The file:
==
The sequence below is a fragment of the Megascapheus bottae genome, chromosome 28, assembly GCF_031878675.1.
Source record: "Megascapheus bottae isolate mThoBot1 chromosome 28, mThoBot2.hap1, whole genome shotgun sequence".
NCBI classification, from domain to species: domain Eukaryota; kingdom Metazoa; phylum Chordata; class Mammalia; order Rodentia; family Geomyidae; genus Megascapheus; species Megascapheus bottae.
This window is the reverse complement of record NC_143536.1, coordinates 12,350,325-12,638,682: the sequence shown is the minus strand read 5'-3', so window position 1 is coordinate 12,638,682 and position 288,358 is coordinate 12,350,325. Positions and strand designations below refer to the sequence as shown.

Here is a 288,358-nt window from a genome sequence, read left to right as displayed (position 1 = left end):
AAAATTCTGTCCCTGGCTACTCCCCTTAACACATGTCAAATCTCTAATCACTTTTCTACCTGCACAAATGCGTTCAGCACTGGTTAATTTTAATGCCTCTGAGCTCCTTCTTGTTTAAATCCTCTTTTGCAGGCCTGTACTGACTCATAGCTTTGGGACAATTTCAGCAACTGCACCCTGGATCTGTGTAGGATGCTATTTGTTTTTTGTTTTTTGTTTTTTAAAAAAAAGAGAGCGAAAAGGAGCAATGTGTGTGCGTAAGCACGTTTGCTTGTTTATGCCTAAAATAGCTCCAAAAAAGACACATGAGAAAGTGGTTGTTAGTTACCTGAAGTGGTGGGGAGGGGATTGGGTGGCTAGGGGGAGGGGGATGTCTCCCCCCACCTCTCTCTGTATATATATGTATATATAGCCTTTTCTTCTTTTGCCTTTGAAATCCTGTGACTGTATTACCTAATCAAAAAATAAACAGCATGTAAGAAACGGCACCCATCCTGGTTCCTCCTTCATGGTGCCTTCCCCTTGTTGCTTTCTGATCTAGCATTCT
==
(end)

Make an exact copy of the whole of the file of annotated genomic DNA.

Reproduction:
The sequence below is a fragment of the Megascapheus bottae genome, chromosome 28, assembly GCF_031878675.1.
Source record: "Megascapheus bottae isolate mThoBot1 chromosome 28, mThoBot2.hap1, whole genome shotgun sequence".
NCBI classification, from domain to species: domain Eukaryota; kingdom Metazoa; phylum Chordata; class Mammalia; order Rodentia; family Geomyidae; genus Megascapheus; species Megascapheus bottae.
This window is the reverse complement of record NC_143536.1, coordinates 12,350,325-12,638,682: the sequence shown is the minus strand read 5'-3', so window position 1 is coordinate 12,638,682 and position 288,358 is coordinate 12,350,325. Positions and strand designations below refer to the sequence as shown.

Here is a 288,358-nt window from a genome sequence, read left to right as displayed (position 1 = left end):
AAAATTCTGTCCCTGGCTACTCCCCTTAACACATGTCAAATCTCTAATCACTTTTCTACCTGCACAAATGCGTTCAGCACTGGTTAATTTTAATGCCTCTGAGCTCCTTCTTGTTTAAATCCTCTTTTGCAGGCCTGTACTGACTCATAGCTTTGGGACAATTTCAGCAACTGCACCCTGGATCTGTGTAGGATGCTATTTGTTTTTTGTTTTTTGTTTTTTAAAAAAAAGAGAGCGAAAAGGAGCAATGTGTGTGCGTAAGCACGTTTGCTTGTTTATGCCTAAAATAGCTCCAAAAAAGACACATGAGAAAGTGGTTGTTAGTTACCTGAAGTGGTGGGGAGGGGATTGGGTGGCTAGGGGGAGGGGGATGTCTCCCCCCACCTCTCTCTGTATATATATGTATATATAGCCTTTTCTTCTTTTGCCTTTGAAATCCTGTGACTGTATTACCTAATCAAAAAATAAACAGCATGTAAGAAACGGCACCCATCCTGGTTCCTCCTTCATGGTGCCTTCCCCTTGTTGCTTTCTGATCTAGCATTCT